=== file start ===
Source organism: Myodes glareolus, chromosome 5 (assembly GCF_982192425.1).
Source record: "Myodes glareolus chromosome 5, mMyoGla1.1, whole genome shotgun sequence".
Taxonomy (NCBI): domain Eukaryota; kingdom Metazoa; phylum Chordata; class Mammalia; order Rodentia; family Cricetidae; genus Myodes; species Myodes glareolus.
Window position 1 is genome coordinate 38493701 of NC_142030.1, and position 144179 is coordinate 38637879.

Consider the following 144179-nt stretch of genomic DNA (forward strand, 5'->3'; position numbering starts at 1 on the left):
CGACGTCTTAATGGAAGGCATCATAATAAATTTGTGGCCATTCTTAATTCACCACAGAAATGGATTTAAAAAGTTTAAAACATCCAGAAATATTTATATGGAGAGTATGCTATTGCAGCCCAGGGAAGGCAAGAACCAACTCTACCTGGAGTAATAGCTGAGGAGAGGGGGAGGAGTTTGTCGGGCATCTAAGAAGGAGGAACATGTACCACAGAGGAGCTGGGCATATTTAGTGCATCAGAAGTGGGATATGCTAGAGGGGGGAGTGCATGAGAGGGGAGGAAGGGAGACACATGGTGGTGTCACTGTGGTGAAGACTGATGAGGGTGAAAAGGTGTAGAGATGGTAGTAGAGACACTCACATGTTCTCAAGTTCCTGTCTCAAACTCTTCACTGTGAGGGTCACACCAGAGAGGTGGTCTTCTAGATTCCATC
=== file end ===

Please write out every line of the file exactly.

Source organism: Myodes glareolus, chromosome 5 (assembly GCF_982192425.1).
Source record: "Myodes glareolus chromosome 5, mMyoGla1.1, whole genome shotgun sequence".
Taxonomy (NCBI): domain Eukaryota; kingdom Metazoa; phylum Chordata; class Mammalia; order Rodentia; family Cricetidae; genus Myodes; species Myodes glareolus.
Window position 1 is genome coordinate 38493701 of NC_142030.1, and position 144179 is coordinate 38637879.

Consider the following 144179-nt stretch of genomic DNA (forward strand, 5'->3'; position numbering starts at 1 on the left):
CGACGTCTTAATGGAAGGCATCATAATAAATTTGTGGCCATTCTTAATTCACCACAGAAATGGATTTAAAAAGTTTAAAACATCCAGAAATATTTATATGGAGAGTATGCTATTGCAGCCCAGGGAAGGCAAGAACCAACTCTACCTGGAGTAATAGCTGAGGAGAGGGGGAGGAGTTTGTCGGGCATCTAAGAAGGAGGAACATGTACCACAGAGGAGCTGGGCATATTTAGTGCATCAGAAGTGGGATATGCTAGAGGGGGGAGTGCATGAGAGGGGAGGAAGGGAGACACATGGTGGTGTCACTGTGGTGAAGACTGATGAGGGTGAAAAGGTGTAGAGATGGTAGTAGAGACACTCACATGTTCTCAAGTTCCTGTCTCAAACTCTTCACTGTGAGGGTCACACCAGAGAGGTGGTCTTCTAGATTCCATC